Poisonous plants -The Deadly Manchineel
The Deadly Manchineel

Manchineel

Manchineel is deadly, if ingested. It’s important that hikers in certain areas of the Caribbean and Florida become familiar with this innocent-looking toxic plant. Manchineel has one-to-two-inch pomes that resemble apples. Even brief contact with toxic parts of the plant can cause burning blisters.

Stinging Nettles

Stinging Nettle

If you are hiking in many areas of the U.S., Canada, Asia, Africa, Europe, or South American, you may encounter painful stinging nettles. If the stinging hairs of the plant make skin contact with a hiker, the result can be redness and severe itching.

A good tip for avoiding problems on an adventurous hike is to study about local poisonous plants before setting out. It’s probably safe to say, however, that staying on manmade hiking trails is another way to avoid an unwanted encounter with toxic plants.

 

Multiple Contributor | Website

Stephanie McHugh went on camping vacations every summer when she was growing up in Southeast Texas. The camping bug stuck. Her own family camps each year, and hiking is enjoyed year-round. The Texas Hill Country on the Frio River is one of many favorite destinations. Stephanie is already living the dream of writing for a living, as her newspaper-editor lover-of-camping dad did. The next dream is to live closer to scenic, hilly hiking trails. She currently lives in the flatlands of Houston, Texas.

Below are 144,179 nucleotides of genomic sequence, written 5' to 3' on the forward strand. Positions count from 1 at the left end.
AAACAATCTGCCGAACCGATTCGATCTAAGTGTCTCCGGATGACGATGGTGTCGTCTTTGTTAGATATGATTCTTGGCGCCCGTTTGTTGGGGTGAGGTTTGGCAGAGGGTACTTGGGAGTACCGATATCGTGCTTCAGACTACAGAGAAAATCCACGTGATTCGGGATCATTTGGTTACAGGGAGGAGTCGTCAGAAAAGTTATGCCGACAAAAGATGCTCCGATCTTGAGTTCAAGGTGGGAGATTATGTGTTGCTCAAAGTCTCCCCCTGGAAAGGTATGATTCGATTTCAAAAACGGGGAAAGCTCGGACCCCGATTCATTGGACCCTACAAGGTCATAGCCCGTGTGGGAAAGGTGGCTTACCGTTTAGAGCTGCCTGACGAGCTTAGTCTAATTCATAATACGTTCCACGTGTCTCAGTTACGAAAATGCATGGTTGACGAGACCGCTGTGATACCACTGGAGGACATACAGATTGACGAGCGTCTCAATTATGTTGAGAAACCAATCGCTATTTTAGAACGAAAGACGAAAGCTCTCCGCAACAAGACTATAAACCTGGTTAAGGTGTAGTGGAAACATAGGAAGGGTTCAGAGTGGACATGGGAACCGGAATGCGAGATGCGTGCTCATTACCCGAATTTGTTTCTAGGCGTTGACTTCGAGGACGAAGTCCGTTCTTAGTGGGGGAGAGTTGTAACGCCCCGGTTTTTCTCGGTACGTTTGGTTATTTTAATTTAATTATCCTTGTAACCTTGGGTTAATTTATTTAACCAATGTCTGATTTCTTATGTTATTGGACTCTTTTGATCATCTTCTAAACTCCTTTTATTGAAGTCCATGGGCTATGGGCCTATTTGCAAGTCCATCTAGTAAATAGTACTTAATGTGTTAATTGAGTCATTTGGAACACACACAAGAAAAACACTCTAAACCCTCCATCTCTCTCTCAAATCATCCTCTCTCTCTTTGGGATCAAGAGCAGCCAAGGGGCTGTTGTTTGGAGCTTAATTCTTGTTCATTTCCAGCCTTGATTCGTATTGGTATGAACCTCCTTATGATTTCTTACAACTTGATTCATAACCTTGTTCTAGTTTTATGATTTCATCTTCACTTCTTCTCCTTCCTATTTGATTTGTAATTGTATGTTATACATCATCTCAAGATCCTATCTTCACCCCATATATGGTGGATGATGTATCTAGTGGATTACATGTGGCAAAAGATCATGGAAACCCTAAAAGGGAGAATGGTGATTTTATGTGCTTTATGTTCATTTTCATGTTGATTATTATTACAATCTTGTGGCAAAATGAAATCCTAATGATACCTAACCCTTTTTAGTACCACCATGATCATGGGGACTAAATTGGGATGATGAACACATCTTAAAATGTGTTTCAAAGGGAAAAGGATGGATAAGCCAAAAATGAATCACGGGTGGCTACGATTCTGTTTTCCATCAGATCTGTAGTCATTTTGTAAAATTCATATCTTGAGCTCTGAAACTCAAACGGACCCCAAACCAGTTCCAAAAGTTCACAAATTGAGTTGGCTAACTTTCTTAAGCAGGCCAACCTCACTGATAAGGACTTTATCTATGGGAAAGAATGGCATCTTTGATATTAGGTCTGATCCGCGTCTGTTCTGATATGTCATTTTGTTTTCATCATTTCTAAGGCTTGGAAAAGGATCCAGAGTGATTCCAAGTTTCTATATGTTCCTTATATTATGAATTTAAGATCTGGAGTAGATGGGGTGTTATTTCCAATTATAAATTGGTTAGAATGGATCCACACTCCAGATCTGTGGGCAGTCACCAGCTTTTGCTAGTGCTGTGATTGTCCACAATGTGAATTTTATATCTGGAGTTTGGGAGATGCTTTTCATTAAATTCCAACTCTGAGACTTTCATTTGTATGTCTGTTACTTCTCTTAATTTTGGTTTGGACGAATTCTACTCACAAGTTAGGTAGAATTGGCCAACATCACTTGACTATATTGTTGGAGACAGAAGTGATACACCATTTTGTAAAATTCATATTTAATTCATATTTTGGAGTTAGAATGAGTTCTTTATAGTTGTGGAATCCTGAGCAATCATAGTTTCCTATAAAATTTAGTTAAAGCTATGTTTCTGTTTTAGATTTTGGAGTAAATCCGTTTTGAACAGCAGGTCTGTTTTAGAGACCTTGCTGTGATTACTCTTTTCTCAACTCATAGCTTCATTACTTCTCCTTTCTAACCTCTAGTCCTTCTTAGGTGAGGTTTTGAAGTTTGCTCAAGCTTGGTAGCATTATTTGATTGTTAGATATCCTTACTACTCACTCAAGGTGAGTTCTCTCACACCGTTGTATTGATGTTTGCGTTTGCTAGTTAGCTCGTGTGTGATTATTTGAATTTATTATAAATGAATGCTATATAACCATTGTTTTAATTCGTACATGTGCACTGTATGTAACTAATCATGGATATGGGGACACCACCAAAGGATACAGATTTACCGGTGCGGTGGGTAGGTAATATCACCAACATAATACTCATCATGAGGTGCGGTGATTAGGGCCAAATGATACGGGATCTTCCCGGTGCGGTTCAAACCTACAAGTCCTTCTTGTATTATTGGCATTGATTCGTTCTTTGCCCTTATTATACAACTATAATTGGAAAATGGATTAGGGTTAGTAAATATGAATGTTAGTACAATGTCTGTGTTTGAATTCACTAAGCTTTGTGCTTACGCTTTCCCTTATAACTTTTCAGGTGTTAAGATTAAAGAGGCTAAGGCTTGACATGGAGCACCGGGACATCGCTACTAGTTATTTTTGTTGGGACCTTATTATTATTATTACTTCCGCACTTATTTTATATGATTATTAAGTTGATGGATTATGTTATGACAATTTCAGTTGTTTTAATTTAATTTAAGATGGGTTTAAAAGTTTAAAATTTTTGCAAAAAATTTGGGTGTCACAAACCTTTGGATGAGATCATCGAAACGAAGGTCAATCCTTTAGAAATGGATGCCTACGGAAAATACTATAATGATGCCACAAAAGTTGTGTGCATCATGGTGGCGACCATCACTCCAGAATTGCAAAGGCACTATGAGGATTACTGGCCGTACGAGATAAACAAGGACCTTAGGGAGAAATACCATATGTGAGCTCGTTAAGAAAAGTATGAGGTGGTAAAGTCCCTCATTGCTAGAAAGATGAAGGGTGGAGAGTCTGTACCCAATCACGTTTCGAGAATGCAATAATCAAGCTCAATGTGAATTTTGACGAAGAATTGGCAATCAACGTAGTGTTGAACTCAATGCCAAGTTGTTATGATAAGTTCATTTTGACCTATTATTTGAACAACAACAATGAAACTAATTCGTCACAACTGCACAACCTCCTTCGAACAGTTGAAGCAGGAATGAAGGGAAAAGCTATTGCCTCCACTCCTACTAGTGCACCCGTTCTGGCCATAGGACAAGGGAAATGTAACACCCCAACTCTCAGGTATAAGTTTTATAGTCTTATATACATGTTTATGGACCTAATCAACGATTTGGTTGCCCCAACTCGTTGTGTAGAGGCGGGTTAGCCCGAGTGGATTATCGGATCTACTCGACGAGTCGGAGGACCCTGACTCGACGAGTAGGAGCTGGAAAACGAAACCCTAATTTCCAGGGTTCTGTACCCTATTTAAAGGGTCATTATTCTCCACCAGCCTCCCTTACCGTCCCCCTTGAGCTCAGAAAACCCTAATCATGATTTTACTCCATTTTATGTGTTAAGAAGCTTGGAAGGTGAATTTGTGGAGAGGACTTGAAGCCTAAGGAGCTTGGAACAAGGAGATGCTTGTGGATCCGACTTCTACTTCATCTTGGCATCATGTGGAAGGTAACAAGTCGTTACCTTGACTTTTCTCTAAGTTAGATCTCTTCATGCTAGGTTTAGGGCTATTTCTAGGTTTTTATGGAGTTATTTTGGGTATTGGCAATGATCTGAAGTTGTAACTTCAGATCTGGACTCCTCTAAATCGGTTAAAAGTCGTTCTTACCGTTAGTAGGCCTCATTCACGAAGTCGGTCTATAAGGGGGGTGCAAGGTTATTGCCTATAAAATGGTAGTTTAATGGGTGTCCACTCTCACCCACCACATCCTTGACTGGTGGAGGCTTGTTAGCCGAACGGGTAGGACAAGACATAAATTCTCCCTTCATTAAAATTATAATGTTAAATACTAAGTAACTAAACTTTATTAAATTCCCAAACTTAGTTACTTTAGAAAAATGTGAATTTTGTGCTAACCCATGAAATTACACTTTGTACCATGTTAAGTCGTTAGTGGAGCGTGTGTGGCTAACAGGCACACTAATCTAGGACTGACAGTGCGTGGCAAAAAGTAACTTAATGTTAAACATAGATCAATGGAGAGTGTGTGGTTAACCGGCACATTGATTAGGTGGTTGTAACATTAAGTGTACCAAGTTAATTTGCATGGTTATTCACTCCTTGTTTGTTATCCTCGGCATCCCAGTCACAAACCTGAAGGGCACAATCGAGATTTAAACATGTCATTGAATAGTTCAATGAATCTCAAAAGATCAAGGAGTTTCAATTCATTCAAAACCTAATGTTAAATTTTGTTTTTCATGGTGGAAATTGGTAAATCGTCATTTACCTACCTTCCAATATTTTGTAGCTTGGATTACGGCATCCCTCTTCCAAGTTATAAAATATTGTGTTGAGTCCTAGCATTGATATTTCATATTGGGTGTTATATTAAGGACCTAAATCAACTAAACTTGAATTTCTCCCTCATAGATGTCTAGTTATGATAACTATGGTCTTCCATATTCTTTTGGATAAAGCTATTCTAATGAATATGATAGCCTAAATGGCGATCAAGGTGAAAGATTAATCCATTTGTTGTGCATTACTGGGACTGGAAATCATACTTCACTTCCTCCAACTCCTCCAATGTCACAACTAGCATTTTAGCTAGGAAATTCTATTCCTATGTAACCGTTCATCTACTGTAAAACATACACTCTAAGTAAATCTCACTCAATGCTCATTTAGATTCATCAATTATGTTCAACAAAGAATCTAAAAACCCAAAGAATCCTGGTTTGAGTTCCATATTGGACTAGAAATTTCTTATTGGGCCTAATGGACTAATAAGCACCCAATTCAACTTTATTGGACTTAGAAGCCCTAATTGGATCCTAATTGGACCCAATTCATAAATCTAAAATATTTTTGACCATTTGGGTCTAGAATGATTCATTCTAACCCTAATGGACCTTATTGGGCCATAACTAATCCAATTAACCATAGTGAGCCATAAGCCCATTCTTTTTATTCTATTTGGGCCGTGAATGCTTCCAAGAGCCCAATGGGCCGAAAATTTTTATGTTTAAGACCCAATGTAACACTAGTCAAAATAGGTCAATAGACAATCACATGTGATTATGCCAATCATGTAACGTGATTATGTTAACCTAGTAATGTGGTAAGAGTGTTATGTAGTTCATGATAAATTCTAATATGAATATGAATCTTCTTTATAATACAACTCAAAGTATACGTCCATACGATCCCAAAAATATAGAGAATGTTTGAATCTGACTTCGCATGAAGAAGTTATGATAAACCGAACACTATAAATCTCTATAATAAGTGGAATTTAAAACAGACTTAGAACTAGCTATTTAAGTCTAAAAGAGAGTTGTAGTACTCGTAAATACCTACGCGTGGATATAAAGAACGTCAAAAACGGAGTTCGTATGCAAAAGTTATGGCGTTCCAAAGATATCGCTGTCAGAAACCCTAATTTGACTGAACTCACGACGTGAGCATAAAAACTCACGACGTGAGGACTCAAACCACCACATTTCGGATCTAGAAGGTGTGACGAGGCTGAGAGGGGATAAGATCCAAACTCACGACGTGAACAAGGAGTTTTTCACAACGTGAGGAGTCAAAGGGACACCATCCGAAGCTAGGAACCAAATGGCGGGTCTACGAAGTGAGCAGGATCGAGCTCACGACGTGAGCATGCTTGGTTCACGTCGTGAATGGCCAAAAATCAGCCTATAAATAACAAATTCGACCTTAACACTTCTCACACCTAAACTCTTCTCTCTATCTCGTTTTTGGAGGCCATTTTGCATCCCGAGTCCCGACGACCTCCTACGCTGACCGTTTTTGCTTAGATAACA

9 thoughts on “Poisonous Plants to Beware of on Hikes

  • November 13, 2019 at 10:28 pm
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    I am absolutely an outdoors person, but I can get to be more aware of what to see than my immediate surroundings if that makes sense. This is a great guide for learning about each of these plants, I have encountered poison ivy, and know of poison oak and sumac, but really wasn’t aware of the others. I appreciate the information you’ve set out before us who love to be outside, in nature, this is such important information to have.

    Reply
  • November 13, 2019 at 8:47 pm
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    We were recently hiking through the desert in Utah, and I must agree that everyone should be careful of poisonous (or dangerous) plants. Fortunately, we had no chance to encounter poison ivy that requires a recovery time between 2 to 5 weeks! It just looks like it grows in forest areas and more to the north (however, Mexico is south of our current position). It’s fascinating to know more plants like ivy – giant hogweed, manchineel, or stinging nettles might happen all on our way, and we should be aware of them. Thankful to your post, we are!

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  • November 13, 2019 at 7:59 pm
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    This is a great post for me, I am terrible at anything having to do with plants haha! I would be the one walking straight across the stinging nettles! I had honestly never even heard of the Manchineel before reading this, great info to store away for a camping trip or hike down the road!

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  • November 13, 2019 at 4:37 pm